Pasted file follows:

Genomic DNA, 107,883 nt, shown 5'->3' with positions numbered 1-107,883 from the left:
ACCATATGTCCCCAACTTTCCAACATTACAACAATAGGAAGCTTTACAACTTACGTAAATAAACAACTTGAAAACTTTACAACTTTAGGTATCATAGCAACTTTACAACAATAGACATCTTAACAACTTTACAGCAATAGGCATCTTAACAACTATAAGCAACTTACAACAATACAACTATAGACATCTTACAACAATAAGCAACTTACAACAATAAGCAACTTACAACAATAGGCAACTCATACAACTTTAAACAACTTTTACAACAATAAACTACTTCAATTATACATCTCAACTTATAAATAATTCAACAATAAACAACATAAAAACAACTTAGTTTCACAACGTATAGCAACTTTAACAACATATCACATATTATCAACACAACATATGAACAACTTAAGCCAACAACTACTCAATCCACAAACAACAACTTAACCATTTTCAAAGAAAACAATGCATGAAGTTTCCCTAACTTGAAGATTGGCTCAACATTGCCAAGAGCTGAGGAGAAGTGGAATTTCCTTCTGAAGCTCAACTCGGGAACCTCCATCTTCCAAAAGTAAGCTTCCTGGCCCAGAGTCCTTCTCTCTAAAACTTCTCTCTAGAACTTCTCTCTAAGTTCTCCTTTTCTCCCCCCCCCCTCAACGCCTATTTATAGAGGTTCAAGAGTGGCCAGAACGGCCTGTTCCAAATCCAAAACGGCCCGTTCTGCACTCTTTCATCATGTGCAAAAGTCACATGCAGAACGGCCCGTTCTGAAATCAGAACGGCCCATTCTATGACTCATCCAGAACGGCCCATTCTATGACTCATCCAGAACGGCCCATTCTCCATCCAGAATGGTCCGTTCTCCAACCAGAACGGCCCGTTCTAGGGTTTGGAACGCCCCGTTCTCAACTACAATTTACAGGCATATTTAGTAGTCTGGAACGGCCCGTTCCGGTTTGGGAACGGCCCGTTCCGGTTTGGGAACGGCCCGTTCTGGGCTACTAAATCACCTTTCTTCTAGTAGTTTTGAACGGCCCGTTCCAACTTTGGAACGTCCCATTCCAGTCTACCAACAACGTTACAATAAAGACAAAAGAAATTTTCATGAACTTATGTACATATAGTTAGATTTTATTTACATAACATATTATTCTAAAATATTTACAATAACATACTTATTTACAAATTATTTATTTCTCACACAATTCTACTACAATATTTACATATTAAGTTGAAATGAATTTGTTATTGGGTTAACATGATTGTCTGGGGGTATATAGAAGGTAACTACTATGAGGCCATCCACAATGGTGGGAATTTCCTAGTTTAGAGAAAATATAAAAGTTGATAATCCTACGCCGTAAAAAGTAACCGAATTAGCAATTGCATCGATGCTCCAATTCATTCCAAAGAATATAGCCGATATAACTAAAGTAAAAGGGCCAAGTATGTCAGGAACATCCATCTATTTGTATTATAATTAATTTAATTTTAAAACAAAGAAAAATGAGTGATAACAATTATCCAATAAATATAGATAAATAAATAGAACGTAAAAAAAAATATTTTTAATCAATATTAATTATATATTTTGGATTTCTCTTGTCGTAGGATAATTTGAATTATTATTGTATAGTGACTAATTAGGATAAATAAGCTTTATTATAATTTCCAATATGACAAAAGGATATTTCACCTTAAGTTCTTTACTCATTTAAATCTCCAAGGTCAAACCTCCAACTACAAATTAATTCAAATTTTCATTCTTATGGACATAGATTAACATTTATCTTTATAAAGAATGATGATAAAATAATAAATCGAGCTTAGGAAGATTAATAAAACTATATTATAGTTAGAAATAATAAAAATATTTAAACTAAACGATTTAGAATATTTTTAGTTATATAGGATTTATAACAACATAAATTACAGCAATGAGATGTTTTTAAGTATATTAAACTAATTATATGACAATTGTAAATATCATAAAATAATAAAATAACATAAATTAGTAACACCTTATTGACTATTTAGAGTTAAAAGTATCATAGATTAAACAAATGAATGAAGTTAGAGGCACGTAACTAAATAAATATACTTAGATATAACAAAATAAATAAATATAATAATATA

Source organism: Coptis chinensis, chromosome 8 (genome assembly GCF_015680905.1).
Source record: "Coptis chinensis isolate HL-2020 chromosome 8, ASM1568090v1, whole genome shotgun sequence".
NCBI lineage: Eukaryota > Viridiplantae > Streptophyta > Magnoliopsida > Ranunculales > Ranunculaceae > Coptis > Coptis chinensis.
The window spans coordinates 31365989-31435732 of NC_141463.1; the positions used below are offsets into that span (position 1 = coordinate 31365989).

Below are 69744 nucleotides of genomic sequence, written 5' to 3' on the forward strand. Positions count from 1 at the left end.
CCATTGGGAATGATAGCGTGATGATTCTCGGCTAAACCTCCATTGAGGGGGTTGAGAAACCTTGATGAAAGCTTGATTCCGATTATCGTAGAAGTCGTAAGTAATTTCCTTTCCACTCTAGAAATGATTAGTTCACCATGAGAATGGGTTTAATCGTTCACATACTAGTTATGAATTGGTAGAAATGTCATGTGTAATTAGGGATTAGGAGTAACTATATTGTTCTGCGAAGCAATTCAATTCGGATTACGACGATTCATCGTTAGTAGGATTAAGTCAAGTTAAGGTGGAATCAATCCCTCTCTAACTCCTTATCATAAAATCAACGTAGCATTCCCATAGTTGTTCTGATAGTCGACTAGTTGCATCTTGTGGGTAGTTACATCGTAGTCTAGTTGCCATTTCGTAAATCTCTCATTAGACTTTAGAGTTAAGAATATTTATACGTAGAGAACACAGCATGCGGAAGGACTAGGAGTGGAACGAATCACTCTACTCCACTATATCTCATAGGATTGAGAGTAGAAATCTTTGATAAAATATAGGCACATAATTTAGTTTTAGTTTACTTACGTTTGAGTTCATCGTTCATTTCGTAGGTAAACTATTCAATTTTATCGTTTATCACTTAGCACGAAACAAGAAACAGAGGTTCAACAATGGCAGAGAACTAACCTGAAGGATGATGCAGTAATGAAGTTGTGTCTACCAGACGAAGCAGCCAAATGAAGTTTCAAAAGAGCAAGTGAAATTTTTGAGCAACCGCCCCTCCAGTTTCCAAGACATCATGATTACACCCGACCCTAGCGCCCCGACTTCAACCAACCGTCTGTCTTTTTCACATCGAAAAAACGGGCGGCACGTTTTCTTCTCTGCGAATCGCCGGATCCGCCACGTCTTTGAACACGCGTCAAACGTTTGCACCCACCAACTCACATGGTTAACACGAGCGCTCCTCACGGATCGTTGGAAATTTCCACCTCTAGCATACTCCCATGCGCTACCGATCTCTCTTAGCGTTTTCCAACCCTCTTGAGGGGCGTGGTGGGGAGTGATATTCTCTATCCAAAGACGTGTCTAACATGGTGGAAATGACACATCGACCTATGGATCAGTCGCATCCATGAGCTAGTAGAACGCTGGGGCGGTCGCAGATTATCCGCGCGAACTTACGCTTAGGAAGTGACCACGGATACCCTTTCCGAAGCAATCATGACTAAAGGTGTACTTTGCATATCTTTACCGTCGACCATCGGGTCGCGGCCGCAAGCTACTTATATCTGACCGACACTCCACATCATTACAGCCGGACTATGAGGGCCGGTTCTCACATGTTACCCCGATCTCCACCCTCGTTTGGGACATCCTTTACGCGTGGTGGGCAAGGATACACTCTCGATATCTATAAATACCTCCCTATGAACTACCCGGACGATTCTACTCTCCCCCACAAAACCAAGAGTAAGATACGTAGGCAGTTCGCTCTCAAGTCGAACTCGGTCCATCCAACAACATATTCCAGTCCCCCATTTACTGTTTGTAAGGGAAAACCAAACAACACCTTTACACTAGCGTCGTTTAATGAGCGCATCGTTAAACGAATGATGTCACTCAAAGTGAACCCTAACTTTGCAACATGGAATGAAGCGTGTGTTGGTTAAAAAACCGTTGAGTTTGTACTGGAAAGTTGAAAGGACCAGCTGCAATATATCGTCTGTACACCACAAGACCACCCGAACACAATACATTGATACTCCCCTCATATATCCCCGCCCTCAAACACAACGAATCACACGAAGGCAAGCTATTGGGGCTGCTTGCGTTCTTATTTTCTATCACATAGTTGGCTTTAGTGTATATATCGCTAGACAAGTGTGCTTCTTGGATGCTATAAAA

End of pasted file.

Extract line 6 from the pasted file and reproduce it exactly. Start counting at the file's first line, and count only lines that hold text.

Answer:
The window spans coordinates 31365989-31435732 of NC_141463.1; the positions used below are offsets into that span (position 1 = coordinate 31365989).